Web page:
Assume the average Senior Citizen needs $50k to maintain their standard of living, at a 5% per year withdrawl rate, they'll need to have $1,000,000 put aside in some form of savings or investment vehicle.

Assuming a 0% rate of return on that $1,000,000 and a 5% withdrawl rate, that senior citizen will have enough savings/investiment until they reach 85 years old.

Now, will $50k/year be enough for 20 years? Likely not with inflation, increased medical costs, cuts in medicare/medicaid, reduced social security payments, likely means testing as well, and I think you get the picture.

I think what many of us are facing - and not happy in admitting it - is a return to multi-generational housing which includes grandparents.

My wife grew up with her grandmother living with her and her parents until the day she and I married. Her family came here from Europe after WW2 where multi-generational families were commonplace. Here in the United States, the expectation is that once the kids move out, we're done. That's not so much the case anymore with the economy in the state it's in.

25 posted on 09/03/2012 4:34:54 PM PDT by usconservative (When The Ballot Box No Longer Counts, The Ammunition Box Does. (What's In Your Ammo Box?))
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To: TurboZamboni; plain talk

Ok. Once I retire, I’ll get a pension that will cover my health insurance. My expenses are about 2500 to 3000 dollars a month, but I get $800 in rent. By 62, I’ll get at least $500 a month in SS. My heath is good, but I smoked for 25 years plus, so I’ll probably make it to 70 at the most. The whole point is to live my remaining years without working.


26 posted on 09/03/2012 4:37:40 PM PDT by Krankor (Green-eyed lady, lovely lady Strolling slowly towards the sun)
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To: TurboZamboni

The loss of any significant interest on savings is the most insideous feature of this downturn. But its been a longterm trend since 1990 or so.

This is no accident. Its basically a backdoor tax on seniors to make the deficit more affordable. Don’t let anyone tell you any different.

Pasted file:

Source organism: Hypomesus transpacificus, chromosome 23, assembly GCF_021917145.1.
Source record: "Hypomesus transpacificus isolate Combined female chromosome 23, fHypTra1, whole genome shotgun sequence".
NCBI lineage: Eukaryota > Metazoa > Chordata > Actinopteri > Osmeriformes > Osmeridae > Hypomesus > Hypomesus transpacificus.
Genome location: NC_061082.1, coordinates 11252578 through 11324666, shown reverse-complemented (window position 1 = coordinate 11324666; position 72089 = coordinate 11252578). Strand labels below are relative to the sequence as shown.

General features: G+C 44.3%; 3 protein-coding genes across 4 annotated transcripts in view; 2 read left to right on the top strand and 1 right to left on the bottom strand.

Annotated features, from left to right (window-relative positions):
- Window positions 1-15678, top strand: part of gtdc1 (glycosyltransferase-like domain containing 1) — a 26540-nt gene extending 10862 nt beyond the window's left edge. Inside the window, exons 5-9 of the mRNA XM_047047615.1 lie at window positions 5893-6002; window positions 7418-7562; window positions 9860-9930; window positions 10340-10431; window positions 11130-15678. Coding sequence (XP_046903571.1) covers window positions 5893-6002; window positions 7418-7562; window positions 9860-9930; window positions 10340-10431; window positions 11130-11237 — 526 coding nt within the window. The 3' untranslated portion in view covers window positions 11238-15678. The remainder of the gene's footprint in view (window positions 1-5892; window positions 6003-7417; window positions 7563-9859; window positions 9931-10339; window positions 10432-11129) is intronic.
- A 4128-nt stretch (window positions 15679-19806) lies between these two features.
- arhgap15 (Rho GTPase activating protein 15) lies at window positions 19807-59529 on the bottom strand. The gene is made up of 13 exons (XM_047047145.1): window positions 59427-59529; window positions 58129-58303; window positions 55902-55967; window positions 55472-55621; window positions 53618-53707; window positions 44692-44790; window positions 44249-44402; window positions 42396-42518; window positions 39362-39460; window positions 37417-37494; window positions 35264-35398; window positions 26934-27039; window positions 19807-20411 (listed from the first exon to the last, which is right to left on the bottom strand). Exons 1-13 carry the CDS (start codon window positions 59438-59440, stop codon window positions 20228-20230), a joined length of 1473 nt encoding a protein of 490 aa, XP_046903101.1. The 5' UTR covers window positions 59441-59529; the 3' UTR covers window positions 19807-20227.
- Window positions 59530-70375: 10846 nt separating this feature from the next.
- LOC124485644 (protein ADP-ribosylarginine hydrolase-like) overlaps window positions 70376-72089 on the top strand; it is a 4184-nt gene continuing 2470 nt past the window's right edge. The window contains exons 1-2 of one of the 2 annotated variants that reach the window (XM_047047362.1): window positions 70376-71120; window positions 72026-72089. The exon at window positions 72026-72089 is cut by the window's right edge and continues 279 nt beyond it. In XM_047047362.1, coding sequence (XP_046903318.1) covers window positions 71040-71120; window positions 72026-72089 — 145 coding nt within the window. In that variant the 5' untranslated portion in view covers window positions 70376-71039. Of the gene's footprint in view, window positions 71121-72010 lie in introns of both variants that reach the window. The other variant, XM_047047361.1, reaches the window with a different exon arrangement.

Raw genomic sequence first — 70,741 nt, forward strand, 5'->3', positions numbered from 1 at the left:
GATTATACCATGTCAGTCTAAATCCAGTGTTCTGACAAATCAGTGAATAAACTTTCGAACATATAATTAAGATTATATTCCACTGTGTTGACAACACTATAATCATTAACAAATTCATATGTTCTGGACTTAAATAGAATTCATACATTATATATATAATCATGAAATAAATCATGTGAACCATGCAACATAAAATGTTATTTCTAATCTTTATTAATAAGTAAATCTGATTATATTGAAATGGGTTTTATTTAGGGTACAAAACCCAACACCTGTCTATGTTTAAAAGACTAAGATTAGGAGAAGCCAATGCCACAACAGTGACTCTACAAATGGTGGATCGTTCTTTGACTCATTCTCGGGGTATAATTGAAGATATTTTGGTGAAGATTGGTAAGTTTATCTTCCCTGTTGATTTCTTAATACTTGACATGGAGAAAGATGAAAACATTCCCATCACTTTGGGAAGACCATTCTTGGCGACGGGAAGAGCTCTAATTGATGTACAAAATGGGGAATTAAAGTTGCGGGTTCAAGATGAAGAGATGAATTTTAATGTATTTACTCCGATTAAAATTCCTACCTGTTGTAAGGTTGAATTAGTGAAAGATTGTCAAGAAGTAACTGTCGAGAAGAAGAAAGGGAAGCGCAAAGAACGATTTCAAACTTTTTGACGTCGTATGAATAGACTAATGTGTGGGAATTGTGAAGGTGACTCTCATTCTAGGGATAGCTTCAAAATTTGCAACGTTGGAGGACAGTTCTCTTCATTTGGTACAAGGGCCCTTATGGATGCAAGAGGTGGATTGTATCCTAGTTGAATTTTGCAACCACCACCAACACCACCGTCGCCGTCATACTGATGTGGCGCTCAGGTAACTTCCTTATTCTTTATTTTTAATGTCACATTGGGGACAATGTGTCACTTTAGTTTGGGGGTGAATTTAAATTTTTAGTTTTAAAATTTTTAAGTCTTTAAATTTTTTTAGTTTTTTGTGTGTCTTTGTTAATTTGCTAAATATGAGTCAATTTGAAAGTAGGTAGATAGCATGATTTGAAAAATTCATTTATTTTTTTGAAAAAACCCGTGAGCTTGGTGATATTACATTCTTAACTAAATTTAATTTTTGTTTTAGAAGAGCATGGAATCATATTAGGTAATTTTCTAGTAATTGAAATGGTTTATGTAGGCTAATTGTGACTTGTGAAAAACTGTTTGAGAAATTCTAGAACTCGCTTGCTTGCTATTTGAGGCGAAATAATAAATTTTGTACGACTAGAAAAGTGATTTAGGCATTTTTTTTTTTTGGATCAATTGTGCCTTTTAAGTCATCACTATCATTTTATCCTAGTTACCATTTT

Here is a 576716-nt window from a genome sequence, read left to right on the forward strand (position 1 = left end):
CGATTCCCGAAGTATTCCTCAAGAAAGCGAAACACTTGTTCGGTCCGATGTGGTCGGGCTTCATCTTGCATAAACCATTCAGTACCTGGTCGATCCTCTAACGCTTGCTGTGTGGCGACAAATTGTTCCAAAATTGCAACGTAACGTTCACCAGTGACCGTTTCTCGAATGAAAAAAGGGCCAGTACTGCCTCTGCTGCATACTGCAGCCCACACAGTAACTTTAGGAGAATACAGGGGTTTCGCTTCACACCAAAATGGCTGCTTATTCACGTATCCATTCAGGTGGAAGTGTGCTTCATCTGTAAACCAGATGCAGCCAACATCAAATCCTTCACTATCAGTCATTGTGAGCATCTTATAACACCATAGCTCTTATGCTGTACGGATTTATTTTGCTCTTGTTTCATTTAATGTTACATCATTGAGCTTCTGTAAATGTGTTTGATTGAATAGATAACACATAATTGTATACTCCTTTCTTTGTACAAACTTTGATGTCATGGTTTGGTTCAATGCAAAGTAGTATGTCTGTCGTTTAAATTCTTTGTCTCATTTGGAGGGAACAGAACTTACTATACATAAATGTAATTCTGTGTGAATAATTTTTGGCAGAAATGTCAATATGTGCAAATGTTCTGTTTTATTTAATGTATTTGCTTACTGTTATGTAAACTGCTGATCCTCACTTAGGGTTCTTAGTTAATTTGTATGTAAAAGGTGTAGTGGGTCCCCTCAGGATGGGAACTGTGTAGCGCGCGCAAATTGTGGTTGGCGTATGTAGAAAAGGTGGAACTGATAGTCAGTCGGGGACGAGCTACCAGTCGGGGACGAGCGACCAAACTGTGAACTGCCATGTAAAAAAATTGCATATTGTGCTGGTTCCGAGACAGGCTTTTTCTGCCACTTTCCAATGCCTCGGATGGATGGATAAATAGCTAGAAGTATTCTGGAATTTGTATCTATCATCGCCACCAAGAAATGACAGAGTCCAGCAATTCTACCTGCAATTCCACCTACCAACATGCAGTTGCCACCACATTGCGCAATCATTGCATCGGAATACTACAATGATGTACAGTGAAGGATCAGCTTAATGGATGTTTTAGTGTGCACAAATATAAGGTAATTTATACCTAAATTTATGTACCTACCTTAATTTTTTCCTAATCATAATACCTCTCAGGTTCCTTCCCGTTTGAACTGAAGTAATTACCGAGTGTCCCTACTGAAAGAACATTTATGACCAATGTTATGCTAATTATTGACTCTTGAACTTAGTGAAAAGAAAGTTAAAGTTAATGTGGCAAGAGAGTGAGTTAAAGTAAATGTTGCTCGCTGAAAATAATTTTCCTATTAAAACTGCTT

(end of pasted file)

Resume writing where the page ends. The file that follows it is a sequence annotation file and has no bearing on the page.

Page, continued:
27 posted on 09/03/2012 4:38:06 PM PDT by rbg81
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To: Psalm 144

Many are on the WAL-MART retirement plan.

“Welcome to WAL-MART, happy shopping.”


28 posted on 09/03/2012 4:44:55 PM PDT by AmericanSamurai
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To: Pearls Before Swine
"Catch 22--the employers have to be worried about age-related discrimination trumping work performance issues."

Just heard from a 50+ colleague the latest strategy - (1) the company gives you rotten projects; (2) they trash you in annual reviews; (3) groundwork laid for poor performance firing thus alleviating the need for age discrimination.

29 posted on 09/03/2012 4:46:12 PM PDT by NoExpectations
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To: usconservative

You can still create a portfolio of blue-chip dividend-paying stocks that pay 4% a year. Moreover, the dividends will increase over time, increasing your income.

My mother is 84, and she has more money than she ever had. We pick the stocks together. She recently pulled a large sum out of a mutual fund and we invested it in individual stocks. We’re getting 5% of the original investment, and the portfolio is up 18% in 9 months.

Of course, you have to be able to tolerate some risk. But every aspect of life is risky, you can’t hide. If you invest in stocks, you will always have some losses.


30 posted on 09/03/2012 5:01:32 PM PDT by proxy_user
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To: berdie

later


31 posted on 09/03/2012 5:06:50 PM PDT by berdie
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To: Krankor

Depends what your needs, other assets, and intentions are. If you want to play it safe and or leave as much of your account as possible to your heirs, then you will not consume capital until you are required to do so. In that event, you would take around $12,000 out of the account per year. Add that to around $24,000 per year in SS and you come up with $36,000 pretax. To that you would add income generated by any non-401K accounts you may have. The total may or may not be enough depending on what your anticipated costs are.